Pattern of protein expression in the epididymis of Oligoryzomys nigripes (Cricetidae, Sigmodontinae)
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In the epididymis, epithelial cells work in a concerted manner to create a luminal environment for sperm maturation, transport, and storage. However, the cell functions may be affected by anthropogenic factors, causing negative impacts on male fertility. In our study, we describe the pattern of protein expression in the epithelium and luminal fluid from epididymis of Oligoryzomys nigripes, a South American sigmodontine rodent whose reproductive biology has been little studied. Nine animals were captured from a preserved area of Atlantic Forest, where the exposure to anthropogenic influences is minimal. Epididymides were processed for histological analysis under light and epifluorescence microscopy, in which we used cell-specific markers aquaporin 9 (AQP9), vacuolar H+-ATPase (V-ATPase), and cytokeratin 5 (KRT5). Other samples were assessed for protein expression using shotgun proteomics. Similar to laboratory rodents, principal cells expressed AQP9 in their stereocilia. Basal cells, identified by KRT5 labeling, presented lateral body projections and a few axiopodia going toward the lumen. Clear cells expressed V-ATPase in their sub-apical vesicles and microplicae, and showed different shapes along the duct. Shotgun proteomics detected 51 proteins from epididymal supernatant. Most of them have been previously described in other species, indicating that they are well conserved. Twenty-three proteins detected in O. nigripes have not been described in epididymis from other South American sigmodontine rodents, confirming that the secretion pattern is species-specific. Our findings in O. nigripes from a protected area may help to create a baseline for studies investigating the effects of anthropogenic factors on functionality of the epididymal epithelium.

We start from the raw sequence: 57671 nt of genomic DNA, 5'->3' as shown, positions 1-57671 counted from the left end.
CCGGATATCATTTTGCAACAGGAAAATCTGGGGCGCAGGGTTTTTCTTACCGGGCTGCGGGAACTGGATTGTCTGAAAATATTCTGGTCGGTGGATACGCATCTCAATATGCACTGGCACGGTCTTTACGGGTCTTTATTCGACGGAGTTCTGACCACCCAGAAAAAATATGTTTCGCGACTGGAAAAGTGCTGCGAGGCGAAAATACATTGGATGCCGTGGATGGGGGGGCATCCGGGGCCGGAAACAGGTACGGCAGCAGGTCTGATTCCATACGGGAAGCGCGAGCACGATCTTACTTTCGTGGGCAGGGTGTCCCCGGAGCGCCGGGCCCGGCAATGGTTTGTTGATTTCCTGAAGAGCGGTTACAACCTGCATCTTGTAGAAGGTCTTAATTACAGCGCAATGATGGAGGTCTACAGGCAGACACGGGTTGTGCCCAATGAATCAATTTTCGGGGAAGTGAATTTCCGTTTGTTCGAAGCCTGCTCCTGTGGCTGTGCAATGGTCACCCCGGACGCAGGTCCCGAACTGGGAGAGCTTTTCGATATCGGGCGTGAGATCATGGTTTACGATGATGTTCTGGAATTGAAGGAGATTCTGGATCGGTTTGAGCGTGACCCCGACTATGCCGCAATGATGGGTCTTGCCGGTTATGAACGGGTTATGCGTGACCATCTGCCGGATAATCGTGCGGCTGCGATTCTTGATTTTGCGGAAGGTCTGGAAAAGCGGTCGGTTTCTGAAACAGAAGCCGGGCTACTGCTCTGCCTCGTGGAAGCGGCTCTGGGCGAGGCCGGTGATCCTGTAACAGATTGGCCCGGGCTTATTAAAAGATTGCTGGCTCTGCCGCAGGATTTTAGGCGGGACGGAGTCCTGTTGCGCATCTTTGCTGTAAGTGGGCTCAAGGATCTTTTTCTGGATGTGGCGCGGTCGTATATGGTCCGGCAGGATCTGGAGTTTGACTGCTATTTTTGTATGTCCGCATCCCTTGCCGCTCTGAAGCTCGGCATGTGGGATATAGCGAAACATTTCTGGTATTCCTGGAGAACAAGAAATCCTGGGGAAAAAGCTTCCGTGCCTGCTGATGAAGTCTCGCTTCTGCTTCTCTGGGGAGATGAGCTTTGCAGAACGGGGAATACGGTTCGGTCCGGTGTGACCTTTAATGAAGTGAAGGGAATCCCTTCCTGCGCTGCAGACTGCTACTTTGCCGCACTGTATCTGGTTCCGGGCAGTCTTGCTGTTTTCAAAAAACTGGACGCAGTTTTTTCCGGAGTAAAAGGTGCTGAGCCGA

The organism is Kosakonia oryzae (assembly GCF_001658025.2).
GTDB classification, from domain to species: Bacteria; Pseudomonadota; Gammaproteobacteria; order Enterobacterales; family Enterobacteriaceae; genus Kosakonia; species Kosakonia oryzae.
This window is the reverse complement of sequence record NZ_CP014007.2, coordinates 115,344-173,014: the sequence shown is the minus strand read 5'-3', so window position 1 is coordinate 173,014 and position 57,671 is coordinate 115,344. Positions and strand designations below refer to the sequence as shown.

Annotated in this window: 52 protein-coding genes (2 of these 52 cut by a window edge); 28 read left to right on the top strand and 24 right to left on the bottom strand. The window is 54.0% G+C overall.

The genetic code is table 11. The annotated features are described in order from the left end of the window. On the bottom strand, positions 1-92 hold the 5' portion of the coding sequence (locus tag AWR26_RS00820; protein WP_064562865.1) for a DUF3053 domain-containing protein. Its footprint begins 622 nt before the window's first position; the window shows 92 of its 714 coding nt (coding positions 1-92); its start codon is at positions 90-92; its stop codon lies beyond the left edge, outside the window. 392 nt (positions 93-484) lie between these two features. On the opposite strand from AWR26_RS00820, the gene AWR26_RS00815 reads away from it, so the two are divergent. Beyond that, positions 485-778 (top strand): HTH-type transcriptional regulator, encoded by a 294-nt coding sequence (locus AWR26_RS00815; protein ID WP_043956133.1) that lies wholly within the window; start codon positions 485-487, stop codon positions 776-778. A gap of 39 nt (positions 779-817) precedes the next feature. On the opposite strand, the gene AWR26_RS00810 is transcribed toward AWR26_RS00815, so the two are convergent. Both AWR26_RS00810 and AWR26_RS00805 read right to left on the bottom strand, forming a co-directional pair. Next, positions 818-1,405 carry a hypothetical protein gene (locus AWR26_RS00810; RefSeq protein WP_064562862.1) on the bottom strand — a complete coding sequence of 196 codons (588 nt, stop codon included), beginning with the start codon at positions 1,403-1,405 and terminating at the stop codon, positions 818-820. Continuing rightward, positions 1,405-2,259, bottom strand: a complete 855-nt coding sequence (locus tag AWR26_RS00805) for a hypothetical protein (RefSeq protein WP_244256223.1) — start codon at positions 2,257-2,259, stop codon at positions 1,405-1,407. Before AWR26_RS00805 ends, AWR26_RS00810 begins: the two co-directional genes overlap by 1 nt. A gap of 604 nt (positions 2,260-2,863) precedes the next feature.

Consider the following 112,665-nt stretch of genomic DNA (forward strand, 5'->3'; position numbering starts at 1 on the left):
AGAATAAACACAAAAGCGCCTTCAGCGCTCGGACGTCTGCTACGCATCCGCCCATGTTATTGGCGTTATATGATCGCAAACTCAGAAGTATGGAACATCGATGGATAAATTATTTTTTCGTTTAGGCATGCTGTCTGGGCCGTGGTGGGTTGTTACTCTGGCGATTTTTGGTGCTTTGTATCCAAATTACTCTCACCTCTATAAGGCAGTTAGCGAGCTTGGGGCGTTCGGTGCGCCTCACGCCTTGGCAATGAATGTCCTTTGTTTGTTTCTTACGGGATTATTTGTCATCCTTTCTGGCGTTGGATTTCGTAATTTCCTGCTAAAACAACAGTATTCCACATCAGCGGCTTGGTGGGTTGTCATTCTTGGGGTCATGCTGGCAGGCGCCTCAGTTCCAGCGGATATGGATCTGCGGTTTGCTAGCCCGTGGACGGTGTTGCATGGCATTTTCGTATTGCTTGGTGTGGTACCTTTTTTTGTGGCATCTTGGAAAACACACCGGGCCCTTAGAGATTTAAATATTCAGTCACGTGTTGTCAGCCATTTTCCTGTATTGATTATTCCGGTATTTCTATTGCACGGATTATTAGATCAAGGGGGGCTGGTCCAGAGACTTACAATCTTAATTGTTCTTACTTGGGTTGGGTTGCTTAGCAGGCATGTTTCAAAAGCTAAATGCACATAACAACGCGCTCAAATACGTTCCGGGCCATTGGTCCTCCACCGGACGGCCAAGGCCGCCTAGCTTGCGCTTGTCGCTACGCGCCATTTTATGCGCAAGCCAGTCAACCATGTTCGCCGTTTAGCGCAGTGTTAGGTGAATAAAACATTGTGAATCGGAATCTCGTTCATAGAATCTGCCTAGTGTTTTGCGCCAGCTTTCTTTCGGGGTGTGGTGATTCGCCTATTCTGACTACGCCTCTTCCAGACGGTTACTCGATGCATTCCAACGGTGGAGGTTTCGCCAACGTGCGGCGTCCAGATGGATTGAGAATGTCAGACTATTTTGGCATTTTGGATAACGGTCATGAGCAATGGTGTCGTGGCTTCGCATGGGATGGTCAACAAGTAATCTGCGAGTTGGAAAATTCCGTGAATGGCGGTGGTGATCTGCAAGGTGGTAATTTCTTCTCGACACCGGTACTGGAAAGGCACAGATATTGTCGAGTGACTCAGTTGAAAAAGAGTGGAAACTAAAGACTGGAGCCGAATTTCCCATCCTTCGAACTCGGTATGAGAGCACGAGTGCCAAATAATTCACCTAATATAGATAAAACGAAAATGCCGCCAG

KeywordsEpithelial cells Epididymal fluid Proteome Morphometry Reproductive biology
The authors thank Ana Carolina Torre Morais, Maytê Koch Balarini, Kyvia Lugate, Nayara Magalhães, Rafael Reis and Mário José de Oliveira for their support during the collection of the specimens, and Mariana M Castro for revising the manuscript. This research was supported by Dr. Arlindo A A Moura and Dr. Sylvie Breton along with their research teams. Tatiana P Menezes has been granted a scholarship of Brazilian Federal Agency for Support and Evaluation of Graduate School (CAPES). Mariana Machado-Neves participated as a visiting professor in the Program of Membrane Biology at Massachusetts General Hospital (MGH) with a fellowship from Fundação de Amparo a Pesquisa de Minas Gerais (FAPEMIG; process number ECT00054-1).
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Conflict of interest
None of the authors have any conflict of interest to declare.
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